diversity and inclusion military

Military Hiring – Diversity, Inclusion & Business Success

The job market is more competitive than ever. Between the Great Resignation and the pandemic, companies are scrambling to secure top talent in order to drive the business forward. , they’re starting with prioritizing inclusion and diversity. 

According to Deloitte, cognitive diversity enhances team innovation by 20%. Additionally, it’s a great way to attract standout talent. Glassdoor reported that 67% of job seekers consider diversity and inclusion when accepting job offers.

There is a ready group of diverse and capable candidates that could benefit teams who are willing to think outside the box. SHRM reports that as many as 360,000 men and women leave military service each year. That’s 360,000 capable problem solvers who are highly adaptable team players who can add significant value.

Our Guest: Sarah Peiker, CEO, Orion Talent

On our latest WorkTrends podcast, I spoke with Sarah Peiker, CEO of Orion Talent. She holds over 20 years of global expertise in recruitment outsourcing and talent management. Sarah is bridging the gap in military and civilian careers. She delivers veteran talent at scale. Additionally, Orion Talent has a strong reputation in military and diversity hiring. This is in response to the reality that many veterans remain an untapped resource for employers.

Sarah starts off by explaining the reasons that cause military and civilian divide.

“Many companies don’t understand how to transition service members’ hard and soft skills into civilian roles. As a result, there is a military and civilian divide. Transitioning military personnel may not know how to transfer their skills. Additionally, employers don’t always know to leverage their skills. We speak different languages in the business and military world.”

Obstacles That Prevent Military Hiring

Landing meaningful work has remained a challenge for veterans for several decades. This is mostly due to prejudices of how they think, feel, and act post-service. When it boils down to why this pool of talent is often overlooked, not much has changed. Sarah explains:

“There’s this misconception that a skill must be directly transferable in order for it to be relevant. There are misconceptions about veterans. A lot of people think that veterans can only follow orders. That they have PTSD. That they will be called back to active duty. That they’re rigid.”

Transferring Military Skills to Civilian Roles

There are key skills and principles veterans develop while serving in the military that can directly transfer into the common workplace:

“There’s a mindset of persistent training. As a result, [Veterans] are never too busy to train. Furthermore, they are constantly learning and improving their skills. They think mission-first and they motivate people with clear communication.”

The ‘Never Stop Innovating’ Mindset

Innovation and technology improve business operations as well as the military. This has allowed military workers to quickly adjust to change. Much like corporate employees who have had to maintain performance in the office amidst technical disruption.  

“It’s about embracing technology but still moving forward. The nonstop forward movement is the reality and the only way to maintain a talent advantage.”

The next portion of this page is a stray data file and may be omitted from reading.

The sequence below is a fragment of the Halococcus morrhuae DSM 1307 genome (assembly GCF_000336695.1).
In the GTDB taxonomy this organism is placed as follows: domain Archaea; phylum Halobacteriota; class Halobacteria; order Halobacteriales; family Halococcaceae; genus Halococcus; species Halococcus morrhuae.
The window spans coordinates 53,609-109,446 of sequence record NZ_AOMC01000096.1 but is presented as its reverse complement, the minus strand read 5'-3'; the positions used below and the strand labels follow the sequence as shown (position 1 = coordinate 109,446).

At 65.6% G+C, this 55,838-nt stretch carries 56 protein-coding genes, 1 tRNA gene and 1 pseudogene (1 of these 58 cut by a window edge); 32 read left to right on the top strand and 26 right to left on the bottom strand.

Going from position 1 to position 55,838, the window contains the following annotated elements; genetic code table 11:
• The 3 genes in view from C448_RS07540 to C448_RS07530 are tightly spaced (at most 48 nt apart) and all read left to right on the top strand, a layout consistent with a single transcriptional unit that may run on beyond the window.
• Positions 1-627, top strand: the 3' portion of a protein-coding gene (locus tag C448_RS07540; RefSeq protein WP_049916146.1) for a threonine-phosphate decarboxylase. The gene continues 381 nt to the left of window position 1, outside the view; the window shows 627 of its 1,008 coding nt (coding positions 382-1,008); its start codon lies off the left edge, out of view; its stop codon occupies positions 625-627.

It’s assumed that those who serve in the military lack technical experience. As a result, employers are more likely to pass them over. Sarah debunks this myth:

“Veterans are working on electronic systems that have to be maintained in the middle of a desert, an ocean, or a jungle. Technology is critical for them.”

The Advantages of Military Hiring

A growing number of employers are on the lookout for talent with soft skills. Veterans have developed just that during their years of service. Sarah dives into the top soft skills veterans display in service:

“Accountability, reliability, discipline, stress tolerance, adaptability, leadership, and problem-solving. Service members transitioning out of the military have these soft skills. Furthermore, they are also very diverse. The military inherently runs 40% racially diverse. Veterans are also a melting pot of diverse socio-economic backgrounds.”

How To Help Veterans Thrive in the Workforce 

It’s time employers start thinking about ways they can support veterans who are entering the civilian workforce. Sarah explains that this starts with viewing veterans as a valued community:

“Think of veterans as a community like you would any other underrepresented group. That’s what employers need to be thinking about.”

For employers looking to hire military veterans, Sarah leaves us with an in-depth list of tips to do it right.

“Get the buy-in you need from key personnel. From decision-makers, talent acquisition professionals, human resources, and operations managers. It’s also important to make sure everyone supports hiring military candidates. Track and measure results. This includes metrics on hiring performance data and retention rates. Do your homework before determining your hiring model. Build a hiring process that works towards a positive candidate experience.”

I hope you enjoyed this episode of #WorkTrends, sponsored by Orion Talent. To learn more about driving diversity in business through military hiring, contact Sarah on LinkedIn.

How to hire the best in UK tech Infographic

Breaking the Code: Attracting Tech In The UK